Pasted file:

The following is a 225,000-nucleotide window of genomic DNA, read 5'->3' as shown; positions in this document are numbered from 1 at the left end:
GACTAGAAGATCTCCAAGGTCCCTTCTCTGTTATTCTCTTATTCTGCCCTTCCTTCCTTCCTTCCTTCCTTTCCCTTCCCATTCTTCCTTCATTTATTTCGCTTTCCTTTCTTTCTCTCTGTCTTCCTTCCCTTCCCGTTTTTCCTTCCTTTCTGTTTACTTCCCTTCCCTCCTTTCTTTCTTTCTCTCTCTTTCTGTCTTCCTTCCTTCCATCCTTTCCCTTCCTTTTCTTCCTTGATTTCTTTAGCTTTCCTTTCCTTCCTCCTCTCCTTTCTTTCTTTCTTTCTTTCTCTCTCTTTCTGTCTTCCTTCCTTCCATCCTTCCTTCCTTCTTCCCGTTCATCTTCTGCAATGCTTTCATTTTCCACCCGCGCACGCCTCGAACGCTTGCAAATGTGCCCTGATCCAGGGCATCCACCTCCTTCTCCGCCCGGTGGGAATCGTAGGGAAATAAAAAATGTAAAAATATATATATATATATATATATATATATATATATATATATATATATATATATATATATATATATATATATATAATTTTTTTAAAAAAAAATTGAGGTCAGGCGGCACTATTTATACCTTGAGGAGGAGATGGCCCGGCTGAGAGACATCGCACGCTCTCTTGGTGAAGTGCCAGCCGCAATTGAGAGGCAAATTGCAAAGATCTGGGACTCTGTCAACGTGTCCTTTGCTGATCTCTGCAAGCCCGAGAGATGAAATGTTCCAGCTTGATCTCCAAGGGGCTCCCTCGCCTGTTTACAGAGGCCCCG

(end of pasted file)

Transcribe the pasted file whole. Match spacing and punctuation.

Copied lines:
The following is a 225,000-nucleotide window of genomic DNA, read 5'->3' as shown; positions in this document are numbered from 1 at the left end:
GACTAGAAGATCTCCAAGGTCCCTTCTCTGTTATTCTCTTATTCTGCCCTTCCTTCCTTCCTTCCTTCCTTTCCCTTCCCATTCTTCCTTCATTTATTTCGCTTTCCTTTCTTTCTCTCTGTCTTCCTTCCCTTCCCGTTTTTCCTTCCTTTCTGTTTACTTCCCTTCCCTCCTTTCTTTCTTTCTCTCTCTTTCTGTCTTCCTTCCTTCCATCCTTTCCCTTCCTTTTCTTCCTTGATTTCTTTAGCTTTCCTTTCCTTCCTCCTCTCCTTTCTTTCTTTCTTTCTTTCTCTCTCTTTCTGTCTTCCTTCCTTCCATCCTTCCTTCCTTCTTCCCGTTCATCTTCTGCAATGCTTTCATTTTCCACCCGCGCACGCCTCGAACGCTTGCAAATGTGCCCTGATCCAGGGCATCCACCTCCTTCTCCGCCCGGTGGGAATCGTAGGGAAATAAAAAATGTAAAAATATATATATATATATATATATATATATATATATATATATATATATATATATATATATATATATATATATATAATTTTTTTAAAAAAAAATTGAGGTCAGGCGGCACTATTTATACCTTGAGGAGGAGATGGCCCGGCTGAGAGACATCGCACGCTCTCTTGGTGAAGTGCCAGCCGCAATTGAGAGGCAAATTGCAAAGATCTGGGACTCTGTCAACGTGTCCTTTGCTGATCTCTGCAAGCCCGAGAGATGAAATGTTCCAGCTTGATCTCCAAGGGGCTCCCTCGCCTGTTTACAGAGGCCCCG